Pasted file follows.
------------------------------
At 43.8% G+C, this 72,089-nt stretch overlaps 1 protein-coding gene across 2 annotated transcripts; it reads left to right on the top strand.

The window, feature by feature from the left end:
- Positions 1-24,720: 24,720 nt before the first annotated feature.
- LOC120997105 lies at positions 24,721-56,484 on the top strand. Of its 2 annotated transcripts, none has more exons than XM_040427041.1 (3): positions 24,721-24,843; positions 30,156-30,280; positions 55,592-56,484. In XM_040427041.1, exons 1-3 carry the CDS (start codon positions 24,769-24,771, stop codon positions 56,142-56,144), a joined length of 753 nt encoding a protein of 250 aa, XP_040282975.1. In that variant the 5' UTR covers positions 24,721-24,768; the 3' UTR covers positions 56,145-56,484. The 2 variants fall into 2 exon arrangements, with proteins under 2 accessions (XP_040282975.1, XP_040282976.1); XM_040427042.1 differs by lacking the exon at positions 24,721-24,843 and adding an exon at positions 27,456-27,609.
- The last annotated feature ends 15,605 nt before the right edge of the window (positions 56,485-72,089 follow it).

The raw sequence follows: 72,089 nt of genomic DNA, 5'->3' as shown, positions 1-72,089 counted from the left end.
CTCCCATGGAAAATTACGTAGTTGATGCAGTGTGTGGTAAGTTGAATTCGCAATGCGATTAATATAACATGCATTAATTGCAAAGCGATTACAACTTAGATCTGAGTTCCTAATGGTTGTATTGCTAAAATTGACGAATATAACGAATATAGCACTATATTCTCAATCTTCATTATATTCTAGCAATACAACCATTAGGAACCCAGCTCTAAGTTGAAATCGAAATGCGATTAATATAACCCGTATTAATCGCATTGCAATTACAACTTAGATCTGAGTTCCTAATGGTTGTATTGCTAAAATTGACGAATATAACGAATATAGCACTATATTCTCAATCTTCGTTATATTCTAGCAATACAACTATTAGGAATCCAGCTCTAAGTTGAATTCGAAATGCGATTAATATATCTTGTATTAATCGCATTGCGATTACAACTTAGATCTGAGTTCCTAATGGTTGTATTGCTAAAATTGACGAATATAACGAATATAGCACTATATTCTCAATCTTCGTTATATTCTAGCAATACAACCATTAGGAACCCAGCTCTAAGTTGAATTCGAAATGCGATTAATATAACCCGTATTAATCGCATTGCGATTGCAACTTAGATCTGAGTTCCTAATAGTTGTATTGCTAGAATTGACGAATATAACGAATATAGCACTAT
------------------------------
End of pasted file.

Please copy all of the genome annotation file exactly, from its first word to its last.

At 43.8% G+C, this 72,089-nt stretch overlaps 1 protein-coding gene across 2 annotated transcripts; it reads left to right on the top strand.

The window, feature by feature from the left end:
- Positions 1-24,720: 24,720 nt before the first annotated feature.
- LOC120997105 lies at positions 24,721-56,484 on the top strand. Of its 2 annotated transcripts, none has more exons than XM_040427041.1 (3): positions 24,721-24,843; positions 30,156-30,280; positions 55,592-56,484. In XM_040427041.1, exons 1-3 carry the CDS (start codon positions 24,769-24,771, stop codon positions 56,142-56,144), a joined length of 753 nt encoding a protein of 250 aa, XP_040282975.1. In that variant the 5' UTR covers positions 24,721-24,768; the 3' UTR covers positions 56,145-56,484. The 2 variants fall into 2 exon arrangements, with proteins under 2 accessions (XP_040282975.1, XP_040282976.1); XM_040427042.1 differs by lacking the exon at positions 24,721-24,843 and adding an exon at positions 27,456-27,609.
- The last annotated feature ends 15,605 nt before the right edge of the window (positions 56,485-72,089 follow it).

The raw sequence follows: 72,089 nt of genomic DNA, 5'->3' as shown, positions 1-72,089 counted from the left end.
CTCCCATGGAAAATTACGTAGTTGATGCAGTGTGTGGTAAGTTGAATTCGCAATGCGATTAATATAACATGCATTAATTGCAAAGCGATTACAACTTAGATCTGAGTTCCTAATGGTTGTATTGCTAAAATTGACGAATATAACGAATATAGCACTATATTCTCAATCTTCATTATATTCTAGCAATACAACCATTAGGAACCCAGCTCTAAGTTGAAATCGAAATGCGATTAATATAACCCGTATTAATCGCATTGCAATTACAACTTAGATCTGAGTTCCTAATGGTTGTATTGCTAAAATTGACGAATATAACGAATATAGCACTATATTCTCAATCTTCGTTATATTCTAGCAATACAACTATTAGGAATCCAGCTCTAAGTTGAATTCGAAATGCGATTAATATATCTTGTATTAATCGCATTGCGATTACAACTTAGATCTGAGTTCCTAATGGTTGTATTGCTAAAATTGACGAATATAACGAATATAGCACTATATTCTCAATCTTCGTTATATTCTAGCAATACAACCATTAGGAACCCAGCTCTAAGTTGAATTCGAAATGCGATTAATATAACCCGTATTAATCGCATTGCGATTGCAACTTAGATCTGAGTTCCTAATAGTTGTATTGCTAGAATTGACGAATATAACGAATATAGCACTAT